1. Port of Felixstowe

This port is located in Suffolk and it’s also the busiest port dealing with 48% of the country’s container trade. It happens to be the Europe’s eighth busiest port handling container traffic of 3.8 million TEUs. The port lies in the South East coast of the United Kingdom giving it access to the major ports within and around Continental Europe’s North West Coast.

The Port of Felixstowe is the United Kingdom’s first purposely built container handling port providing service to the world’s largest container ships. It comfortably accommodates mega vessels because of its water depth especially in the 8th and 9th berths which are dedicated to massive container ships. The port also has three rail lines which facilitate intermodal rail freight making the biggest facility of with this facility in the UK. Enhancements to the rail connections into the port are set to allow 47 freight trains to run through the port daily.

2. Port of Southampton

The Port of Southampton is a popular passenger port but it also handles a massive amount of cargo. Located on the south coast of the country it’s very centrally placed within the region with direct links to both the rail and road systems. This means transportation of passengers coming through the port is efficient as is moving cargo to and from the port. The excellent road and rail transportation are crucial since the port sees an estimated 1.7 million passengers annually from cruise companies like the Royal Caribbean, Saga cruise and Fred. Olsen Cruise line and local ones like Cunard Line and P&O Cruises.

The port handles vehicle cargo traffic running up to 820,000 cars annually. It’s equipped to handle the storage of these vehicles with 80 hectares of the facility dedicated to vehicle storage and five multi storey car parks dedicated as car parks. The port is home to the second largest container terminal in the UK handling over 1.5 million TEUs annually. It clears 23 containers a day to be dispatched to and from primary cargo-generating regions like the Midlands, Scotland, East Coast and North West of the country.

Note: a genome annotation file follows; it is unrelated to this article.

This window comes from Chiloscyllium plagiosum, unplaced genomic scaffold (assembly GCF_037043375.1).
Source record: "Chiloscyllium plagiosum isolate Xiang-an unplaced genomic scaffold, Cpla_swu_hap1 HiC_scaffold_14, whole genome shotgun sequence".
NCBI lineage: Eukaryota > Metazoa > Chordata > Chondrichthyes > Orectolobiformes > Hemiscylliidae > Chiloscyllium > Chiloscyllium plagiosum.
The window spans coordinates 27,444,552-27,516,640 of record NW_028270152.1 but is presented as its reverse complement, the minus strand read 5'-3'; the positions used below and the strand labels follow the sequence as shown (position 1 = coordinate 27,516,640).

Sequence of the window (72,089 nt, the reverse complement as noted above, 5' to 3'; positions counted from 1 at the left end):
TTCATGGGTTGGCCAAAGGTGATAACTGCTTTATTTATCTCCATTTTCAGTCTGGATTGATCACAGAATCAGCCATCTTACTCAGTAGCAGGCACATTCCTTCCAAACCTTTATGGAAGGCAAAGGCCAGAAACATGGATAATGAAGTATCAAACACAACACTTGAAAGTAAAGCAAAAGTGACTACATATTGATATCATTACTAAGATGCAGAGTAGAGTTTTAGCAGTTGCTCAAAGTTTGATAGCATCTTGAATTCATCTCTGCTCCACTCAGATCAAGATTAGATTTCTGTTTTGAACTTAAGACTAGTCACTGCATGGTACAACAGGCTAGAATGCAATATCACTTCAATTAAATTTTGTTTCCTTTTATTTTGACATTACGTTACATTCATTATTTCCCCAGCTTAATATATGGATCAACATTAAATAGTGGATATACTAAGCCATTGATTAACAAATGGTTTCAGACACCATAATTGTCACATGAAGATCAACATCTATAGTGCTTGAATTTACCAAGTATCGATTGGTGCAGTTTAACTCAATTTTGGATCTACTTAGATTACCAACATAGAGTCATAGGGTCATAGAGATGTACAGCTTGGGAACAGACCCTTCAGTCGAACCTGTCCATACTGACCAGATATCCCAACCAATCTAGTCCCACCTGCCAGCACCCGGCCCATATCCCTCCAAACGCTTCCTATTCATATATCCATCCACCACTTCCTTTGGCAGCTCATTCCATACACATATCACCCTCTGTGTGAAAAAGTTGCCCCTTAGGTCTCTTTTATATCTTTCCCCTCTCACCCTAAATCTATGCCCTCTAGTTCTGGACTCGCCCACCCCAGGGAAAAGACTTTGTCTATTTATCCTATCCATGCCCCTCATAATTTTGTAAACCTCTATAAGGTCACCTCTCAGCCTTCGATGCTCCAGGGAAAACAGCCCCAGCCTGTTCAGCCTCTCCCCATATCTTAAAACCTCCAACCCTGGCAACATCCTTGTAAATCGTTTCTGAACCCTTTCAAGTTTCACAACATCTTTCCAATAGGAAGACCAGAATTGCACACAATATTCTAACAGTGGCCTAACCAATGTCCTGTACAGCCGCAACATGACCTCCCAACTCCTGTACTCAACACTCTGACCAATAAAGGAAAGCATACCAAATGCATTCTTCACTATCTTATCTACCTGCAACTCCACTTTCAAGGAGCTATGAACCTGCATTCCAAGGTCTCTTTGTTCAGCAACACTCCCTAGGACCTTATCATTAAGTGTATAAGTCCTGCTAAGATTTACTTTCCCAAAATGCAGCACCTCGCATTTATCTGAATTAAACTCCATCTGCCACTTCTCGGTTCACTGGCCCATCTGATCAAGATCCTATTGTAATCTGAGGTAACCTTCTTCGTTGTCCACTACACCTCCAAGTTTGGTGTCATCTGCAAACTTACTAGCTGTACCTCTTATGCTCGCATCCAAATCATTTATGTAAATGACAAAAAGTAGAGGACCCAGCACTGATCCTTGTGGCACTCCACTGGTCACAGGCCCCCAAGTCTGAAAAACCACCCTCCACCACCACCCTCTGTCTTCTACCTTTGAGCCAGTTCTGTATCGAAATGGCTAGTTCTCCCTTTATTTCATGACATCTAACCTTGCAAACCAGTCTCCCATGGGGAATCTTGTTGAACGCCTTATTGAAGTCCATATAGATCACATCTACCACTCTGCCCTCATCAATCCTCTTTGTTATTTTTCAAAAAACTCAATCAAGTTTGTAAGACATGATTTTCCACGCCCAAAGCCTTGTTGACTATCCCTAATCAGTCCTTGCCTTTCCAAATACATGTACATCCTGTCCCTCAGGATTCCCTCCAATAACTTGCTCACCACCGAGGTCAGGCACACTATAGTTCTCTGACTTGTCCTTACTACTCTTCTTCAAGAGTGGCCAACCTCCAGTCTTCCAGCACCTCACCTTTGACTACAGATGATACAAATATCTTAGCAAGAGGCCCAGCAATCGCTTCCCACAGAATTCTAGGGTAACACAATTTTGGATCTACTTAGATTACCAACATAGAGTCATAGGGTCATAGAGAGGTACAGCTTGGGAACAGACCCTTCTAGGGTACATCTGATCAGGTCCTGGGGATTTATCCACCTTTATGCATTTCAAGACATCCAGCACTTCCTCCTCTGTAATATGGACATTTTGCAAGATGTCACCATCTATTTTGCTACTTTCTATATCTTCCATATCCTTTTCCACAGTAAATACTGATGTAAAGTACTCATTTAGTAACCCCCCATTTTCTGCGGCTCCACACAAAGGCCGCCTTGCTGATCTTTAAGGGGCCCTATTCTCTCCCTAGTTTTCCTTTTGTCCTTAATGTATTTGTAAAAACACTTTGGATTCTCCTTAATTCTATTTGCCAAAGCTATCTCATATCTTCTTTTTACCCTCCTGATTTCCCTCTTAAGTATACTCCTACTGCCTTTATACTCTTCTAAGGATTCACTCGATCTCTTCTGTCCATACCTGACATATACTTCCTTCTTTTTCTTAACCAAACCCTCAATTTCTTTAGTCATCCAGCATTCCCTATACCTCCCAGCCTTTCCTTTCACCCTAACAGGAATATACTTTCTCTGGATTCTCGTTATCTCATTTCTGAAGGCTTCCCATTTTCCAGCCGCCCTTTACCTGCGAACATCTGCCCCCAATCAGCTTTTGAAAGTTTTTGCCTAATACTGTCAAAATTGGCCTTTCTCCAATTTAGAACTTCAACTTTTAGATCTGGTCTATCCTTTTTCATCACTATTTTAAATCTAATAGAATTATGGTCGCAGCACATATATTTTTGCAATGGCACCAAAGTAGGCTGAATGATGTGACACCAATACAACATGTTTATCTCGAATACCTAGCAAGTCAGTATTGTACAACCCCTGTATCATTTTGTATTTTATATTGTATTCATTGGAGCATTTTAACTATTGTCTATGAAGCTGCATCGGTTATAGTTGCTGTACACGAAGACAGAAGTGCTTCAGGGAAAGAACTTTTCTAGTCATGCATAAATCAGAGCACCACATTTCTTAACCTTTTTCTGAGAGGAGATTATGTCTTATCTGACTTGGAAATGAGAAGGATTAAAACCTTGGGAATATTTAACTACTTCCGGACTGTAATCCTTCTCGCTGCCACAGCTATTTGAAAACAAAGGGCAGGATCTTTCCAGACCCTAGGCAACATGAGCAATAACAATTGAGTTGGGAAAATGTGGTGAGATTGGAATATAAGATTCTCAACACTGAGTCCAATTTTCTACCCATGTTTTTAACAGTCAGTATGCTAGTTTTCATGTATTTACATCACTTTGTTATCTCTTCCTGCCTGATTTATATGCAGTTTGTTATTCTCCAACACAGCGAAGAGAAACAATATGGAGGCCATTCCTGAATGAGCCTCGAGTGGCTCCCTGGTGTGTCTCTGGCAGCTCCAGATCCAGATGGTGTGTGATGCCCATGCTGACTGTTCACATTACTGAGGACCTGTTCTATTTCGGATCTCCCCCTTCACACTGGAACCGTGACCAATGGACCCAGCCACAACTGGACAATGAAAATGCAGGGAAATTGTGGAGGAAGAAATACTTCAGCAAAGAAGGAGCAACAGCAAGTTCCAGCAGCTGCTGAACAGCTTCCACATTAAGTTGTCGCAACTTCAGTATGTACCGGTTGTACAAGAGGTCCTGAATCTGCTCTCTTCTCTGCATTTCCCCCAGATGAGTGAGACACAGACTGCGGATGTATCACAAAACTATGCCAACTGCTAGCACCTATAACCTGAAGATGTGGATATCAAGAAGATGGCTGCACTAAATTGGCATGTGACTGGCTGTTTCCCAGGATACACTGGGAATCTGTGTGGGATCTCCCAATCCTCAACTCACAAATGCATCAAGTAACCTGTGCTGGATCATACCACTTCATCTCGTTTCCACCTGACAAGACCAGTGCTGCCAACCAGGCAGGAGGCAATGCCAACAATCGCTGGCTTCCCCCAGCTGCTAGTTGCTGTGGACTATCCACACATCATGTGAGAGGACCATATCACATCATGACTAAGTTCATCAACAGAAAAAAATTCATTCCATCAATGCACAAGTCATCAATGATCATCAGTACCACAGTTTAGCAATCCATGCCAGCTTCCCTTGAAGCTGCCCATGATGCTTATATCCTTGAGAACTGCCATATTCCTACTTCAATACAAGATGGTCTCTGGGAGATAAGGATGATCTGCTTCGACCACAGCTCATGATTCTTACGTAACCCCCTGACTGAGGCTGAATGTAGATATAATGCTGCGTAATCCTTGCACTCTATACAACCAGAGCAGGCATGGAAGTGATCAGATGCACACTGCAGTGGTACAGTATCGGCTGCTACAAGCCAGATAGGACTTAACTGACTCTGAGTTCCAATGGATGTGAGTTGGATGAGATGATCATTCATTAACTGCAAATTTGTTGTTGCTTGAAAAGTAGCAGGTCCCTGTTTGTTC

3. Port of London

Partly on the River Thames and the North Sea this port is the gateway to the UK’s financial capital. At some point this was the largest port in the world but now it holds the position of being the second largest port in the United Kingdom. In 2018, trade through the port reached 51.2 million tons which is a high that was last seen a decade ago by the port. BY 2035 the port expects a flow of cargo from its river lane routes to grow to up to 80 million tons.

The port of London lays claim to some of the best rail, road and sea links to the rest of the UK. All the cargo facilities found within this port are privately owned and also privately operated. They handle every type of cargo imaginable from containers to hazardous cargoes and food, people and machinery.

4. Port of Immingham

The common name for this port is Immingham Docks and it’s one of the major ports on the East coast. It held the number one spot as the largest port overall in the UK back in 2012. It remains the port with the largest tonnage capacity in the UK handling 55 million tones of the country’s cargo annually. This port plays a crucial role in facilitating the supply chain in the IK that guarantees the country sustainable electricity generation. This is because the port connects the Humber which is largely considered the energy estuary of the UK to the rest of the country.

The Port of Immingham handles 10 million tons of coal and 20 million of oil cementing it as the port with access to the country’s energy sources. Their Ro-Ro services serve the Scandanavian, Northern Europe and Baltic markets since the port is less than 24 hours away from these markets.

5. Port of Liverpool

This port is the most centrally placed port in all of the United Kingdom. That gives it diversity in handling various types of cargo ranging from agribulks, containers, automotives, dry bulk, forest products, energy products, metals, Ro-Ro, liquid bulks and project cargo.

The port has a massive $400 million shipping terminal which welcomes mega vessels to the port. But the port is also a tourist attraction site in its own right. It is home to the some of the country’s timeless classic buildings known as the three graces of Liverpool. They line the waterfront and stand in Edwardian Baroque architectural splendor.